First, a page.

John I ‘Lackland’ “King of England” PLANTAGENET (1167 – 1216)

47 Generations of Family History
Generation 26

King John
John Lackland
Duke of Normandy
Lord of Ireland


Tomb of King John

Name: John, King of England

Birth: 24th December 1166
Place of Birth: Beaumont Palace, Oxford

Father: Henry II, King of England
Mother: Eleanor, Duchess of Aquitaine

Spouse(s): Isabella, Countess of Gloucester (m. 1189, ann 1199)

Isabella, Countess of Angoulême

Children: Henry II, King of England; Richard 1st Earl of Cornwall; Joan, Queen of Scotland; Isabella, Holy Roman Empress; Eleanor, Countess of Pembroke

Concubines and Illigitimate children:

(i) Clementia le Boteler (Joan Lady of Wales)

(ii) Suzanne de Warenne (Richard Fitz Roy)

(iii) Hawise de Tracy (Oliver Fitz Roy)

(iv) Unknown Concubines (Philip Fitz Roy, Isabel Fitz Roy, Bartholomew Fitz Roy, Maud Fitz Roy, Eudes Fitz Roy, Osbert Giffard, Henry Fitz Roy, John Fitz Roy, Geoffrey Fitz Roy)

27 May 1199 Westminster Abbey

Reign: 27 May 1199 – 19 October 1216

King of England
Duke of Normandy
Count of Maine
Lord of Ireland
Duke of Aquitaine
Count of Poitou

Death: 19 October 1216
Place of Death: Newark Castle, Newark on Trent, Nottinghamshire

Burial: Worcester Cathedral

Heraldry: Arms of Plantagenet: Gules, three lions passant guardant Or

Plantagenet Coat of Arms

Plantagenet Coat of Arms Source: Wikipedia

My Family Connection: 25th great-grandfather


Described as the “most evil monarch in Britain’s history” [1], King John is a study in both how history creates heroes and villains, and the influence that birthright and genealogy have upon the characters who pass through time.

Cast as the “bad guy” in the tales of Robin Hood (originally written a couple of hundred years after his death), King John is variously labelled as tyrannical, lecherous, treacherous, weak and cruel.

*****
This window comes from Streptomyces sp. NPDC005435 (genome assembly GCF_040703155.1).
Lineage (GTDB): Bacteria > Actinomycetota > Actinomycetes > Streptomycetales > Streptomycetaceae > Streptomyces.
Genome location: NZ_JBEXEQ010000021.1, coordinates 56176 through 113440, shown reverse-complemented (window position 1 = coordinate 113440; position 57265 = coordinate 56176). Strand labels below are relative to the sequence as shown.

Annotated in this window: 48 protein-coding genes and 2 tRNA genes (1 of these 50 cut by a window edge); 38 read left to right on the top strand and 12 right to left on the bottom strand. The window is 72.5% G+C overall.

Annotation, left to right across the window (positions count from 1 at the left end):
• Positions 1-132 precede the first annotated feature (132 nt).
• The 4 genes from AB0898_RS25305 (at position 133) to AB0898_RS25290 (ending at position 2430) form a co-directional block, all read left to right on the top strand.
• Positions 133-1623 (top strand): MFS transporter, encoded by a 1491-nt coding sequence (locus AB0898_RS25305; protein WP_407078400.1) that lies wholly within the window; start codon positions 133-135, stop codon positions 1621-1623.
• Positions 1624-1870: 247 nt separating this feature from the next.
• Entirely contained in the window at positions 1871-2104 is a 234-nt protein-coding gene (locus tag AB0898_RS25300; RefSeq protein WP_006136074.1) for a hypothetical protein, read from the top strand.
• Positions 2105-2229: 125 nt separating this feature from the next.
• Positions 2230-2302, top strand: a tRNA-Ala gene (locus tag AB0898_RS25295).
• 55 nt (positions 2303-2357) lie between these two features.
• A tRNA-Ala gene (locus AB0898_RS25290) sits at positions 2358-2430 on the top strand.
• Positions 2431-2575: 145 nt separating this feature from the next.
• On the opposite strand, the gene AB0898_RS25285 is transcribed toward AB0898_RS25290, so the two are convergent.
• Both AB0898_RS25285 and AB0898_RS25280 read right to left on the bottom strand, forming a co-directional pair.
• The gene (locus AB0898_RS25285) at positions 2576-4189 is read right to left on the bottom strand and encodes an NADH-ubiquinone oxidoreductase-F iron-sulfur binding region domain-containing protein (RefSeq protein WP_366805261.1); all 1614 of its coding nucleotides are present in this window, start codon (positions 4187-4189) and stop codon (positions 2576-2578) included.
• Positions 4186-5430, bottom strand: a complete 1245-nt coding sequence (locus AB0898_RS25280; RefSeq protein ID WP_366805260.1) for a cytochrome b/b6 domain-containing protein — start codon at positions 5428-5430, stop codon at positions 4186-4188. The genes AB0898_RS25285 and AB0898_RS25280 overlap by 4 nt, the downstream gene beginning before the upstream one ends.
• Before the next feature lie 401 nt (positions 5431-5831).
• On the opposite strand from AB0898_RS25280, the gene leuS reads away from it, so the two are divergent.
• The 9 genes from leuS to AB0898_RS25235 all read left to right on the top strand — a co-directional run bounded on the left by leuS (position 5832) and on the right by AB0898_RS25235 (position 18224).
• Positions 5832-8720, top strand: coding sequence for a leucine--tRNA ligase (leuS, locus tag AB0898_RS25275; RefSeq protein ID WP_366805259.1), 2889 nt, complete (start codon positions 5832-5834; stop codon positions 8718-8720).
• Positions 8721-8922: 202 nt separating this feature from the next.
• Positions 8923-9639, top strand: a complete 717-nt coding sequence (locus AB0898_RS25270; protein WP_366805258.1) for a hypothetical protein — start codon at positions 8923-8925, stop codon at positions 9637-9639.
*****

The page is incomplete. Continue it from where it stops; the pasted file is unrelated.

John’s place in history has few redeeming features, though he is begrudgingly credited with leading England through a time of great change, including the establishment of the Magna Carta upon which today’s constitution and civil liberties are based.

It is notable that the portrayal of John through history, from the early chroniclers to Shakespeare to later-day movies, has remained consistently resolute in its condemnation. That has posed modern historians with a dilemma.

After all, few figures in history are entirely “good” or wholly ”bad”, and there have been occasional attempts to rehabilitate John’s reputation. But 800 years of character assassination suggests there’s little hope now of markedly improving his image.

Possessing the fierce Angevin temper which is described as a dominant Plantagenet family trait, John had also inherited the red hair and grey eyes of his forebears. Indeed, he inherited much more than merely the crown from Henry II and was short, stocky and prone to bouts of intense rage like his father [2].

John was demonised by two powerful groups who wielded much influence on history and how it was written. The medieval monks portrayed him as a monster, swayed by the king’s bitter dispute with papal authority. And the rich and powerful of England weren’t overly keen on him either, because of the two certainties in life he wreaked upon them – death and taxes.

Early life & family

King John of England was born in Oxford at Christmas time in 1167. He was the youngest surviving son of King Henry II of England and Eleanor, Duchess of Aquitaine [2].

John’s early life may well have influenced his later vengeful actions. Born into a fractious family soon to implode in rebellion and accession claims, the Plantagenet dynasties were built upon constantly shifting sands of shaky political alliances.

As the fourth child, there was precious little left for John to inherit, a situation which gave rise to his father nicknaming his youngest, Jean Sans-terre, or “John Lackland” – a moniker which stuck [2].

John’s mother and father drifted apart after his birth and their relationship soon spectacularly disintegrated. Eleanor abandoned Henry II in support of her elder sons who led the Great Revolt of 1173-74.

As his brothers and his mother rose up against Henry II, John spent the conflict travelling with his father and naturally became the “favourite” son. Lands soon followed as did the title Lord of Ireland.